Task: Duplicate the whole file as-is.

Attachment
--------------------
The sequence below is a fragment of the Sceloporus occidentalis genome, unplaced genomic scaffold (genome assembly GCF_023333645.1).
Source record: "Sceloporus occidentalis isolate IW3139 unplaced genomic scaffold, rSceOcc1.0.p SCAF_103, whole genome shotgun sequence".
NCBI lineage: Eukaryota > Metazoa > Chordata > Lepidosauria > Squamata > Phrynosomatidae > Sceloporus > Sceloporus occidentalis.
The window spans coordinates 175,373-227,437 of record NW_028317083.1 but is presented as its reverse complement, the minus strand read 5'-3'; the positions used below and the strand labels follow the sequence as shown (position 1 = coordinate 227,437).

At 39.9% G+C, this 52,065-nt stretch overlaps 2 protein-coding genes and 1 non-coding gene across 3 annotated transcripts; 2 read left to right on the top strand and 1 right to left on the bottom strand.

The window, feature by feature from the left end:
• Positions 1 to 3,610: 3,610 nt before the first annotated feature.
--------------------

The sequence below is a fragment of the Sceloporus occidentalis genome, unplaced genomic scaffold (genome assembly GCF_023333645.1).
Source record: "Sceloporus occidentalis isolate IW3139 unplaced genomic scaffold, rSceOcc1.0.p SCAF_103, whole genome shotgun sequence".
NCBI lineage: Eukaryota > Metazoa > Chordata > Lepidosauria > Squamata > Phrynosomatidae > Sceloporus > Sceloporus occidentalis.
The window spans coordinates 175,373-227,437 of record NW_028317083.1 but is presented as its reverse complement, the minus strand read 5'-3'; the positions used below and the strand labels follow the sequence as shown (position 1 = coordinate 227,437).

At 39.9% G+C, this 52,065-nt stretch overlaps 2 protein-coding genes and 1 non-coding gene across 3 annotated transcripts; 2 read left to right on the top strand and 1 right to left on the bottom strand.

The window, feature by feature from the left end:
• Positions 1 to 3,610: 3,610 nt before the first annotated feature.